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Economy in Brief

U.S. Leading Economic Indicators Strengthen
by Tom Moeller  August 22, 2019

The Conference Board's Composite Index of Leading Economic Indicators increased 0.5% (1.6% y/y) during July following a 0.1% June decline, revised from -0.3%. It was the largest rise since September 2018. A 0.2% increase had been expected in the Action Economics Forecast Survey. The series is comprised of 10 components which tend to precede changes in the overall economy.

Performance amongst the components of the Leading Indicator index was mixed. Contributing positively to the index were the readings for building permits, initial unemployment insurance claims, stock prices, consumer expectations for business/ economic conditions and the leading credit index. Offsetting these increases were declines in the average workweek, the ISM new orders index, factory orders for nondefense capital goods excluding aircraft and the yield spread between 10-year Treasuries and Fed Funds. Factory orders for consumer goods & materials held steady.

Three-month growth in the leading index rebounded m/m to 1.4% (AR) but remained below the high of 9.1% in December 2017.

The Index of Coincident Economic Indicators increased 0.2% (1.8% y/y), the same as in June which was revised from 0.1%. The rise reflected increases in personal income less transfer payments, nonagricultural payroll employment and manufacturing & trade sales. Industrial production fell after an upward revision to June.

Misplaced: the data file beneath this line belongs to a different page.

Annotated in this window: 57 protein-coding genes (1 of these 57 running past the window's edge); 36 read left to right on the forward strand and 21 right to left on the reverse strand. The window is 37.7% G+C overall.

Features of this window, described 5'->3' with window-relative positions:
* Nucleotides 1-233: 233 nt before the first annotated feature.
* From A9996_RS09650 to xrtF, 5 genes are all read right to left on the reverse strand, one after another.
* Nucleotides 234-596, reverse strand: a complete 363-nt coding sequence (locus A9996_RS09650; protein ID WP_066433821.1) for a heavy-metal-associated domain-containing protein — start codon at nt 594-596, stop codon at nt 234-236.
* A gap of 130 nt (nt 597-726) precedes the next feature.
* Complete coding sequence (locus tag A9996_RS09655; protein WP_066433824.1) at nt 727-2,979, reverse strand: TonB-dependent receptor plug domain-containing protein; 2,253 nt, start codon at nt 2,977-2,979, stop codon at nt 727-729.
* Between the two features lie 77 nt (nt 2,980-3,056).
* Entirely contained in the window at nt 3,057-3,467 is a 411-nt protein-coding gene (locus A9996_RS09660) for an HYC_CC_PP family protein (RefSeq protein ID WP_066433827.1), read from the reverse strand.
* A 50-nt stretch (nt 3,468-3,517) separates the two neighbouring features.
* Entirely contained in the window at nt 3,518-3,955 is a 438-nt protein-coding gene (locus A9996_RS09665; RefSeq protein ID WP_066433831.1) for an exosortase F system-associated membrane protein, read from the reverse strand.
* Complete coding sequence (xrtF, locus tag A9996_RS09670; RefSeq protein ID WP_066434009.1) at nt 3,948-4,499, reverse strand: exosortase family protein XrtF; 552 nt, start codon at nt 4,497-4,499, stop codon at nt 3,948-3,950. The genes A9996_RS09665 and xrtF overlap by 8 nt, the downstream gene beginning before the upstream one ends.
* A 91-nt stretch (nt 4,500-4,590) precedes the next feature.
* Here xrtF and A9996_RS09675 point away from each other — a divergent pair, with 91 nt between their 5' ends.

Three-month growth in the coincident index improved to 1.9% (AR), its strongest since February.

The Index of Lagging Economic Indicators increased 0.6% last month (3.5% y/y) after a 0.5% June rise, revised from 0.6%. The average duration of unemployment surged for a second month. Commercial & industrial loans outstanding, the services CPI, the ratio of consumer credit outstanding-to-personal income also contributed positively to the lagging index. Growth in unit labor costs contributed negatively to the index change. The average prime rate charged by banks held steady as did the business sector I/S ratio.

Three-month growth in the lagging index strengthened to 4.2%, its quickest since February.

The ratio of coincident-to-lagging economic indicators is sometimes considered a leading indicator of economic activity. It declined to nearly the lowest level since early-1975.

The Conference Board figures are available in Haver's BCI database; the components are available there, and most are also in USECON. The expectations are in the AS1REPNA database. Visit the Conference Board's site for coverage of leading indicator series from around the world.

The minutes to the latest FOMC meeting are available here.

Business Cycle Indicators (%) July June May July Y/Y 2018 2017 2016
Leading 0.5 -0.1 -0.1 1.6 5.7 4.0 1.0
Coincident 0.2 0.2 0.1 1.8 2.2 2.0 1.1
Lagging 0.6 0.5 -0.1 3.5 2.4 2.5 3.0
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